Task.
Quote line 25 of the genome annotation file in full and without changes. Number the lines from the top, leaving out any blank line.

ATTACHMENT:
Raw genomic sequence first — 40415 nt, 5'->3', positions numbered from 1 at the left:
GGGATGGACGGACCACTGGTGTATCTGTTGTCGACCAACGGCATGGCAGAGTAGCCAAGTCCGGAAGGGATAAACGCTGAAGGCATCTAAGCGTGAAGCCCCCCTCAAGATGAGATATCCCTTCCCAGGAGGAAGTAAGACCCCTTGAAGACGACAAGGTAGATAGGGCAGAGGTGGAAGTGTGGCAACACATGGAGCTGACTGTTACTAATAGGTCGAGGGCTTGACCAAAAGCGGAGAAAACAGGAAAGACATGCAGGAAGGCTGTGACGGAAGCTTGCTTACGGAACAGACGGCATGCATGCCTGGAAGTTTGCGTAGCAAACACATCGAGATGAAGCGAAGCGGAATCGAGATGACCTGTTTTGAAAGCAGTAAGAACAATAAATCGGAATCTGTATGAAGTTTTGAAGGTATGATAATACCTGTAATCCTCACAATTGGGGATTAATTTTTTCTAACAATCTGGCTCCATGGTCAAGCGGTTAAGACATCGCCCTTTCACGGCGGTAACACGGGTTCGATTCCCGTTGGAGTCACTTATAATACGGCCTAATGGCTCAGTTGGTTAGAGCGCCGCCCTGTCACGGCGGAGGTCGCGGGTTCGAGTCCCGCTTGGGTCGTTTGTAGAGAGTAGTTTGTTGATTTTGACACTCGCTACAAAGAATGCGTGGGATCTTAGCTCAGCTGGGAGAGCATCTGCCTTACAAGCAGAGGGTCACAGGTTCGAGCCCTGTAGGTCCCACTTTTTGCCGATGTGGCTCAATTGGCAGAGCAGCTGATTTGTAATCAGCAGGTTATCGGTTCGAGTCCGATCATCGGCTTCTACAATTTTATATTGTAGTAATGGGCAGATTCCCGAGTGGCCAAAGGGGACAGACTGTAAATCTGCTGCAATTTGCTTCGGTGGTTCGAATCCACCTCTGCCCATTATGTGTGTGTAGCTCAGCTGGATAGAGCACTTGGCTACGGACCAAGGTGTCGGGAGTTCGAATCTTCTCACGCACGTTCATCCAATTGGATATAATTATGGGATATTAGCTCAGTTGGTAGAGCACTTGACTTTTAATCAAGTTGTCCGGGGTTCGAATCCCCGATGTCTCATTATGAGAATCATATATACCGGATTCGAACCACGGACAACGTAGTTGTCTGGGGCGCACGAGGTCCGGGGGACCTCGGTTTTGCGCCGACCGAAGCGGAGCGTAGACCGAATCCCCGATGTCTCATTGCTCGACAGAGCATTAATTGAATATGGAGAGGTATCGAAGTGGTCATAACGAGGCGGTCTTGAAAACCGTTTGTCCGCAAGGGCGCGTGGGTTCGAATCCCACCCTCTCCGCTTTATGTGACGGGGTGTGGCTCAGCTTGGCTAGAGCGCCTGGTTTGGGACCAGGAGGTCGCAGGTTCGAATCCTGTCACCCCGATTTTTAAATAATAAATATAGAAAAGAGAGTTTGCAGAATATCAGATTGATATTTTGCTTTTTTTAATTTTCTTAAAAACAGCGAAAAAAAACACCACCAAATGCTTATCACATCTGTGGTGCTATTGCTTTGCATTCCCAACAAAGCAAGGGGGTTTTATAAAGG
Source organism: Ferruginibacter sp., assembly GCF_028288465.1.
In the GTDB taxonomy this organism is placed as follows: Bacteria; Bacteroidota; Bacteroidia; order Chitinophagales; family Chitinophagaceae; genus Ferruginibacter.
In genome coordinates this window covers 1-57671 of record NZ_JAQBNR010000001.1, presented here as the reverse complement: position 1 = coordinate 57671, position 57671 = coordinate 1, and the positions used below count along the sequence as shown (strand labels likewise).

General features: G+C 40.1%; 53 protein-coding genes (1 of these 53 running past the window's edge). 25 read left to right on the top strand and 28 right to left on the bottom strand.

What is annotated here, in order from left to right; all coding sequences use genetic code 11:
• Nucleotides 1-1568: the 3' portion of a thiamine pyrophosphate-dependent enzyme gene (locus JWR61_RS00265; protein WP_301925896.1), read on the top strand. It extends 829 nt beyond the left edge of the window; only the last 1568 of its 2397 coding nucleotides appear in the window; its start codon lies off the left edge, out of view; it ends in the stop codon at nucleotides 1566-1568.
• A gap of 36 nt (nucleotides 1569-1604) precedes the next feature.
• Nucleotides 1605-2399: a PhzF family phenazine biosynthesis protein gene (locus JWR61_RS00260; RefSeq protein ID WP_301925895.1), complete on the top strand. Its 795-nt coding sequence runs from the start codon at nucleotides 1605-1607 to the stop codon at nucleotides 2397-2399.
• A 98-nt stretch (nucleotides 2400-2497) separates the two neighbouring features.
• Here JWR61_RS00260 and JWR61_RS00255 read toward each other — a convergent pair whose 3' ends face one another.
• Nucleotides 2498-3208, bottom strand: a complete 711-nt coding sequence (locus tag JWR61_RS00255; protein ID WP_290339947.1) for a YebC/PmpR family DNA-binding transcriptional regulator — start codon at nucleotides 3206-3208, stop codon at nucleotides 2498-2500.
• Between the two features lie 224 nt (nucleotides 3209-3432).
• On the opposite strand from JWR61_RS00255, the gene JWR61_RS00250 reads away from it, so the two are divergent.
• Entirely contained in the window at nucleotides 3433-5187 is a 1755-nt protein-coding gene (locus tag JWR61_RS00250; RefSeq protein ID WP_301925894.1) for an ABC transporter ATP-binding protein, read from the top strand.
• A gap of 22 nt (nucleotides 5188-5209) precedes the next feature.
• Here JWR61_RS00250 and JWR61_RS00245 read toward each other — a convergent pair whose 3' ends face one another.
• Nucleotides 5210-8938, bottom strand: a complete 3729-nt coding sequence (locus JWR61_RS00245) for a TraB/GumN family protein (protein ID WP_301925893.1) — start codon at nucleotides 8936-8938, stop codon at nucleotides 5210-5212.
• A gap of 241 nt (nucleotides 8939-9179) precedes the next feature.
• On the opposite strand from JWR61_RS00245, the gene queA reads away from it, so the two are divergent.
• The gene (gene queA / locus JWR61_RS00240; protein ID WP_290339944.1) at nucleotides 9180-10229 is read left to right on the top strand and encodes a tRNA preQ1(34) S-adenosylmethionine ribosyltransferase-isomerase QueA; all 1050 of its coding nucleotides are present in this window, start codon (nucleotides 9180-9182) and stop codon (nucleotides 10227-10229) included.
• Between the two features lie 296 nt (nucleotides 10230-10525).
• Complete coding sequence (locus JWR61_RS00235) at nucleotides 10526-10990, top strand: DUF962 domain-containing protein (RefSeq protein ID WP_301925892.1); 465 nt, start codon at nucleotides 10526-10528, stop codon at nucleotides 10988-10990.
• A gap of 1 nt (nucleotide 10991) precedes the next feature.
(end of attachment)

• A gap of 1 nt (nucleotide 10991) precedes the next feature.